4. Focus on how you feel

It’s easy to get caught up in the physical results, but I really do think this often does more harm than good. Physical results are slow, but the mental benefits can be felt almost immediately. Focusing on how going to the gym makes you feel, and realising the power of these benefits is so much more motivational than getting hung up on physical qualities. Treating the gym as somewhere to go to make you feel great is truly the best way forward, and any physical changes are just a pleasant side effect.

5. Don’t sweat the details

Hands up who has ever missed a day or week at the gym and given up there and then, taking it as a sign of failure? I’ve certainly done this many a time. The truth is, though, that missing a week at the gym doesn’t matter, it’s how you decide to interpret it that does. Sticking to a strict routine isn’t what will make you succeed in getting fit, it’s the resilience to keep going even if things don’t always go to plan. Yes, I occasionally miss a week in the gym – life happens. Sometimes you’re just too busy, or you simply feel demotivated or under the weather. It doesn’t matter! What matters is picking yourself up and going again. I have skipped plenty of workouts, yet their effect on my fitness is negligible. If, however, I’d used this as an excuse to give up completely, I’d be right back to square one. Alternatively, if some days you don’t feel like going but want to try, just go for half an hour or so – what matters is that you went and you did something. We all have bad days, and teaching yourself that it’s actually fine is incredibly liberating.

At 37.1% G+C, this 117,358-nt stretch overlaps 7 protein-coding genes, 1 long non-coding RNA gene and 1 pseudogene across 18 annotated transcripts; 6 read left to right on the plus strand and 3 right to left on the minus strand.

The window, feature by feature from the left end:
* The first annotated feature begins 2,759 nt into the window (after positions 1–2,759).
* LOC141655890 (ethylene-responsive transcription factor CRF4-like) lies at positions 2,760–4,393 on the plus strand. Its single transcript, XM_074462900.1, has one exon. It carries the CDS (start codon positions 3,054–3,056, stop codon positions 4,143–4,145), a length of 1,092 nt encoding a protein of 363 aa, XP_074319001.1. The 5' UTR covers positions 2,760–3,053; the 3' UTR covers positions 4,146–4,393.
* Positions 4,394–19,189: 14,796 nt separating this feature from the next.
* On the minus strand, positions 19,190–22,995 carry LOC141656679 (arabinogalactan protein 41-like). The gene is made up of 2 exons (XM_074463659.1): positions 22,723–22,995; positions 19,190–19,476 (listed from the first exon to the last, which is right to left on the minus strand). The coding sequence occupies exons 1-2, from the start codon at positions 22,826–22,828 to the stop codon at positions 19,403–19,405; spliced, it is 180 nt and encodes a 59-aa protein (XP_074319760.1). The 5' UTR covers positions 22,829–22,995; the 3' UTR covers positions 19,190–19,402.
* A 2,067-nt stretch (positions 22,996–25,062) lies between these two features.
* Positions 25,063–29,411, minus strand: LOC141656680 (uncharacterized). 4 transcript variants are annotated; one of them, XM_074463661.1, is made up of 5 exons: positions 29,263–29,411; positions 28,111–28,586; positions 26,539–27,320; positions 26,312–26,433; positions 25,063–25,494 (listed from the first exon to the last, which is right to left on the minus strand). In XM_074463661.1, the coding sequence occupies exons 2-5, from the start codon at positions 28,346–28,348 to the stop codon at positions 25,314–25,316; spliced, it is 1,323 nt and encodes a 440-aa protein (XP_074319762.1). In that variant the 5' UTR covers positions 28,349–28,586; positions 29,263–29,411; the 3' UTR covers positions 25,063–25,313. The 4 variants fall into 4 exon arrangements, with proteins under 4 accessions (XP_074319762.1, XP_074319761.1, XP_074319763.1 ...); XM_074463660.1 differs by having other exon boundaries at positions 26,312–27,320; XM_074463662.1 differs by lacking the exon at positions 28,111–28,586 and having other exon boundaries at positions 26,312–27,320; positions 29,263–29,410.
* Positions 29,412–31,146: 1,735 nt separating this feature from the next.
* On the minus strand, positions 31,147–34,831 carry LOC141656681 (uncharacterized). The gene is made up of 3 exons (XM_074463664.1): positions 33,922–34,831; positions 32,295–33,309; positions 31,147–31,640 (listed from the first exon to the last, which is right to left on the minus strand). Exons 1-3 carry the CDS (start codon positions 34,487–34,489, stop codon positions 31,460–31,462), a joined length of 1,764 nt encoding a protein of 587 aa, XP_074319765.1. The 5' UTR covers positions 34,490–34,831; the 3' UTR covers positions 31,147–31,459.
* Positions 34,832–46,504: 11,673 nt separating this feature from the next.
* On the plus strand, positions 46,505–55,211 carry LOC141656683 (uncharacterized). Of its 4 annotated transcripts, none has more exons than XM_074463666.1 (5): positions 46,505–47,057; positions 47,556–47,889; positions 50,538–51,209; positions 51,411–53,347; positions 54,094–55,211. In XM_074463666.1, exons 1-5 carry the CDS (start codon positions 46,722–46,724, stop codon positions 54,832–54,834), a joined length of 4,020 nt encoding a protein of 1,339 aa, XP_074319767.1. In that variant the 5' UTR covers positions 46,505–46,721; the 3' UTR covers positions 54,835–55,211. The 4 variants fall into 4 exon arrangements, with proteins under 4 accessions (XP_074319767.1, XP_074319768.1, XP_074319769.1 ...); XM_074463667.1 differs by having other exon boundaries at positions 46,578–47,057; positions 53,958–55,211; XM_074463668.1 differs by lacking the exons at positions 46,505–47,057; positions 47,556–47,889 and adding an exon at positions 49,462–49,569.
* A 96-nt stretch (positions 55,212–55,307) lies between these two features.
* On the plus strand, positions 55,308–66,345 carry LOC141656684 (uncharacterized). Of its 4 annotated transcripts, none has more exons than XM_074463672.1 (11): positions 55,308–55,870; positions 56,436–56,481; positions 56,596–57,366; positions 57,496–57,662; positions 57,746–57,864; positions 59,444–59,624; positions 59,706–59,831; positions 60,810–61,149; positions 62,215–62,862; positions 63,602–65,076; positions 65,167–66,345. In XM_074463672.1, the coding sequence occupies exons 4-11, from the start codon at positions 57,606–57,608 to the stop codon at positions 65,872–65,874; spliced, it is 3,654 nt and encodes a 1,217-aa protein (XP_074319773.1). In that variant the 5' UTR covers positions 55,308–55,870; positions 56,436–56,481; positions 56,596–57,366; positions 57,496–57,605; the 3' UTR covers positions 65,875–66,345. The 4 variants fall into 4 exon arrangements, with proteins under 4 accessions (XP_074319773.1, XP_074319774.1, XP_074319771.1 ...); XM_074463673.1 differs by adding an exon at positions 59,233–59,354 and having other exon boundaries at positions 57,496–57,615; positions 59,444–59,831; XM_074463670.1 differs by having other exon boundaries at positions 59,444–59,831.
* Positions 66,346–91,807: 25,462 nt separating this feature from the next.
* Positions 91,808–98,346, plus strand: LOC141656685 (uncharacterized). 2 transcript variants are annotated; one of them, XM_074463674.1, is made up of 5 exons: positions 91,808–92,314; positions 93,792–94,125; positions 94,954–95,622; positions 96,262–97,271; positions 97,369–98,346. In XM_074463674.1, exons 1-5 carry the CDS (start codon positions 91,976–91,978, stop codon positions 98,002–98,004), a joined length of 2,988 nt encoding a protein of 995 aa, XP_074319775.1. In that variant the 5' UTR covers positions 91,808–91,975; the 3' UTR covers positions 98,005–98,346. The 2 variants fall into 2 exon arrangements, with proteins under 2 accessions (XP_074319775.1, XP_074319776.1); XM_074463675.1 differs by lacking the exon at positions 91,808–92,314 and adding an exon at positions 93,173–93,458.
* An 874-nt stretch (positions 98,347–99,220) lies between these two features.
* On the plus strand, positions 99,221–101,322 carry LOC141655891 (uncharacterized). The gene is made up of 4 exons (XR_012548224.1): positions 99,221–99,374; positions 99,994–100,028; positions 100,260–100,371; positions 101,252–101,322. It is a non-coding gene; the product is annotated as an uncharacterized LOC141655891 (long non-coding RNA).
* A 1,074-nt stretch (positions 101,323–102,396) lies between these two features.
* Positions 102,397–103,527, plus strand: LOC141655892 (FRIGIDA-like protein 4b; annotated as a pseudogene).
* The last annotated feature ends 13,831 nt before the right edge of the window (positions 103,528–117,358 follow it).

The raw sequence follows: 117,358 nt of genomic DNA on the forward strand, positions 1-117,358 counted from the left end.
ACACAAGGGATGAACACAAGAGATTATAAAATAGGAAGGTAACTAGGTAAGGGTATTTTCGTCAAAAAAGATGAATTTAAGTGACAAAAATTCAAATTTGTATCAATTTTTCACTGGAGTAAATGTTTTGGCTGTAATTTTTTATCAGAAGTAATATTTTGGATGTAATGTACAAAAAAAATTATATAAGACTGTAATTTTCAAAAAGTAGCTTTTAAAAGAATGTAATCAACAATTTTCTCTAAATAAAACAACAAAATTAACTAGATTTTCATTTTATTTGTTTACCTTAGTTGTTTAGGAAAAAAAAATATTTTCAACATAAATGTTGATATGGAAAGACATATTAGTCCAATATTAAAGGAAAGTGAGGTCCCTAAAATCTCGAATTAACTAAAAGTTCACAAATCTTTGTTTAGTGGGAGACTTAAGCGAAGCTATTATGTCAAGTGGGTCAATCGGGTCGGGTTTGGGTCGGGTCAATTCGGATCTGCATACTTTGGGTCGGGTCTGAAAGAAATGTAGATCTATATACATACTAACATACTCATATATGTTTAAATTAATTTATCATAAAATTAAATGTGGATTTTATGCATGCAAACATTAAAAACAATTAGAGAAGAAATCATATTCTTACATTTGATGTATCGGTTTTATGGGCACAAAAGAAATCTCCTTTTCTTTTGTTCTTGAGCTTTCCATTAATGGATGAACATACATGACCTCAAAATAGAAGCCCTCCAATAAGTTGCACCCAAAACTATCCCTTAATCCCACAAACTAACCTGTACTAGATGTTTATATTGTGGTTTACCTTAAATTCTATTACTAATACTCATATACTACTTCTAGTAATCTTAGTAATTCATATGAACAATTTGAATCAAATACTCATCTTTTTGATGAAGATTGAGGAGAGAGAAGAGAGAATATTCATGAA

6. Find your niche

I HATE cardio. Always have done, always will do. At school, I hated PE. I was also shit at PE. This led me to believe that I hated exercise, which was far from the truth. Had I not sheepishly ventured into that weights section, there’s no way I would have stuck at the gym. I just can’t deal with the burning throat, the feeling sick before I’m even tired, and the dreaded jiggling that comes with cardio. It makes me feel unfit and downright crappy. Lifting weights and using resistance machines, however, makes me feel powerful – like I can conquer the world. Yes, it’s hard work, but it’s a different kind of hard work than cardio; a kind I really enjoy. Consequently, my routines contain minimal cardio, for no other reason than because I don’t like it. It’s all about finding something that makes you feel empowered and strong, rather than just sticking to what you know and hate.


7. Plan ahead

Having a super-strict routine doesn’t work for everyone. What I like to do is plan when I’m getting my workouts in week by week, rather than having a set day for each thing without fail. I tend to get my diary out on a Sunday and figure out what I’ve got planned during the week, before deciding when to fit the gym in. This way, you can set time aside for the gym on the days which you don’t have much planned for. Pre-planning is one of the best ways to ensure you don’t miss a workout due to being too busy.